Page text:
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[suh-plant, -plahnt] /səˈplænt, -ˈplɑnt/
verb (used with object)
to take the place of (another), as through force, scheming, strategy, or the like.
to replace (one thing) by something else.
Origin of supplant
1250-1300; Middle English supplanten < Latin supplantāre to trip up, overthrow. See sup-, plant
Related forms
[suhp-luh n-tey-shuh n] /ˌsʌp lənˈteɪ ʃən/ (Show IPA),
supplanter, noun
unsupplanted, adjective
Can be confused
supplant, supplicant, suppliant.
1. remove, succeed. See replace. Unabridged
Based on the Random House Dictionary, © Random House, Inc. 2015.
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Examples from the Web for supplanter
Historical Examples
  • Like Mr. Lloyd George, his supplanter, he has lost the earnestness which brought him to the seats of power.

  • Oh, it was hard to give up so much to so unworthy a supplanter!

    The Fortunes of the Farrells Mrs. George de Horne Vaizey
  • There was neither jealousy nor envy in my feelings toward my supplanter.

    The Doctor's Dilemma Hesba Stretton
  • There was Mirza Mogul, daily growing more jealous of his supplanter.

    Barclay of the Guides Herbert Strang
  • She remembered Audouin, that supplanter Audouin; but she had clean forgotten poor solitary yearning Hiram!

  • It was this which finally culminated in transforming him from Jacob the supplanter to Israel the prince of God.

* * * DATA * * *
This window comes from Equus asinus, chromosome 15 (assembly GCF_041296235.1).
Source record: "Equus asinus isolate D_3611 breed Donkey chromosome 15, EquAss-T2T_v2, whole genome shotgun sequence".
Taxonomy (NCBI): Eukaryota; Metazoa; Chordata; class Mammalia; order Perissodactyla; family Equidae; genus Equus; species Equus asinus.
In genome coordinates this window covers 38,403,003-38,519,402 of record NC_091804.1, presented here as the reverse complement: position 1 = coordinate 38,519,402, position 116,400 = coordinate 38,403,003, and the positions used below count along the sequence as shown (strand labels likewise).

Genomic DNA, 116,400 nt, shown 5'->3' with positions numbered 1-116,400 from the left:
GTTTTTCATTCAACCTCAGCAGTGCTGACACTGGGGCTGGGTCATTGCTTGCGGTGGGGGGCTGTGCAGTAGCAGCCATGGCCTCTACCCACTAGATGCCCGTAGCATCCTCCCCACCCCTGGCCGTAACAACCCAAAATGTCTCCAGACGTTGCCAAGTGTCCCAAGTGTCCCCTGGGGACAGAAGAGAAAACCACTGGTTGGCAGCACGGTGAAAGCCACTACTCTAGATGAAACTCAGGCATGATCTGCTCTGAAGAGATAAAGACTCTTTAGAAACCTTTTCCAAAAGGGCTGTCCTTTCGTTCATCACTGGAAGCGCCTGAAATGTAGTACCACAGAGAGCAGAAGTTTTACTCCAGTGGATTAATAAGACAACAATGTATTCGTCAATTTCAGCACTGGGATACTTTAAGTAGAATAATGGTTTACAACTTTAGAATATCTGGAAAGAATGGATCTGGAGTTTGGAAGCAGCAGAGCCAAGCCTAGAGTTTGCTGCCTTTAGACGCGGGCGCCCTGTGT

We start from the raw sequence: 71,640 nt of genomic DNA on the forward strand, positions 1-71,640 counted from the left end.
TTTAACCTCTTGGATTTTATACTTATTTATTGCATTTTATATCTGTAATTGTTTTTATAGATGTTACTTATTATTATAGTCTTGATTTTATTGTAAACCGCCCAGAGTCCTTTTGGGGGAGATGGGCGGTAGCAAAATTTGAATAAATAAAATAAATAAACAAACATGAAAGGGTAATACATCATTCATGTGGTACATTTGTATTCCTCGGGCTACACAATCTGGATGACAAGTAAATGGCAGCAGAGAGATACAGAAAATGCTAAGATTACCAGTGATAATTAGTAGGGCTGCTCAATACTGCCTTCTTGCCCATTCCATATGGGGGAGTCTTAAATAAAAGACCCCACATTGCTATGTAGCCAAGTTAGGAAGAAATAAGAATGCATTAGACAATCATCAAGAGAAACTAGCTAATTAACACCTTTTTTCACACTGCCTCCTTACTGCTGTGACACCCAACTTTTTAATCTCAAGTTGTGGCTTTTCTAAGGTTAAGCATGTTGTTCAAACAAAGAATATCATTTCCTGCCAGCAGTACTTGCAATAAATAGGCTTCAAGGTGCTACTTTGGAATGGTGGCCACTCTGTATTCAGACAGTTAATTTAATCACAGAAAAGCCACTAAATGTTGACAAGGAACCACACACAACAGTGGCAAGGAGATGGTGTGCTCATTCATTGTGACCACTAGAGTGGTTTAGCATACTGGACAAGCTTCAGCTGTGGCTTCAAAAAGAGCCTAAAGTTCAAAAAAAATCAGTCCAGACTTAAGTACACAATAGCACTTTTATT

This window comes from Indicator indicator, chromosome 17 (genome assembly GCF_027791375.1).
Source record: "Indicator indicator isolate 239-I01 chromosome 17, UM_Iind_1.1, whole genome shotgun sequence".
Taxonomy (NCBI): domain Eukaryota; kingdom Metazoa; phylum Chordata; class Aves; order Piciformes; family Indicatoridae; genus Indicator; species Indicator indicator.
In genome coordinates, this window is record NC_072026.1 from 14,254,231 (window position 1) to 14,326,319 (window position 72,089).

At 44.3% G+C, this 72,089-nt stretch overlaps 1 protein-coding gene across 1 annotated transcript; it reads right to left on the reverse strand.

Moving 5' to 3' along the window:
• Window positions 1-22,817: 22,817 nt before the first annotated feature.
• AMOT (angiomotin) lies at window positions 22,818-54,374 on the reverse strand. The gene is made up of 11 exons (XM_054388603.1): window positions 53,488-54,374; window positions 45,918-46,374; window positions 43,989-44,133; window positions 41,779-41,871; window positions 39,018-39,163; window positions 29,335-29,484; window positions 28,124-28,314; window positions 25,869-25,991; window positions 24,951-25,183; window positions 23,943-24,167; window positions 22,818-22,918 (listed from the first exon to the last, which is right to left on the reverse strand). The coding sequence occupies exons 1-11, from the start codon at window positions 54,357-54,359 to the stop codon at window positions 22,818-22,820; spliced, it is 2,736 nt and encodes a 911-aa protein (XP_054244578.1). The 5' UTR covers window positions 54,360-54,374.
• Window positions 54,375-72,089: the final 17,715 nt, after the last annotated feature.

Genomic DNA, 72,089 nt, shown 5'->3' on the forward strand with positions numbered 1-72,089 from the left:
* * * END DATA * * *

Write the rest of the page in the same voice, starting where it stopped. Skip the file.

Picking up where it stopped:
Sermons at Rugby John Percival
  • Smith had in no wise seemed to resent the presence of his supplanter.

    The Luck of Gerard Ridgeley Bertram Mitford
  • It is as the genius of strife and nomadic war that he more directly stands in contrast with his ‘supplanter.’

    Demonology and Devil-lore Moncure Daniel Conway
  • Bonaparte, in the double rle of Raynals disciple and supplanter of the Revolution, was full of the same idea.

    The Life of Napoleon Bonaparte William Milligan Sloane
  • So unpopular did Warwick become that Somerset began to talk as though he might supplant his supplanter.

British Dictionary definitions for supplanter


(transitive) to take the place of, often by trickery or force: he easily supplanted his rival
Derived Forms
supplantation (ˌsʌplɑːnˈteɪʃən) noun
supplanter, noun
Word Origin
C13: via Old French from Latin supplantāre to trip up, from sub- from below + planta sole of the foot
Collins English Dictionary - Complete & Unabridged 2012 Digital Edition
© William Collins Sons & Co. Ltd. 1979, 1986 © HarperCollins
Publishers 1998, 2000, 2003, 2005, 2006, 2007, 2009, 2012
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Word Origin and History for supplanter



c.1300, "to trip up, overthrow, defeat, dispossess," from Old French supplanter "to trip up, overthrow," from Latin supplantare "trip up, overthrow," from sub "under" + planta "sole of the foot" (see plant (n.)). Meaning "replace one thing with another" first recorded 1670s. Interesting sense evolution parallel in Hebrew akabh "he beguiled," from akebh "heel."

Online Etymology Dictionary, © 2010 Douglas Harper
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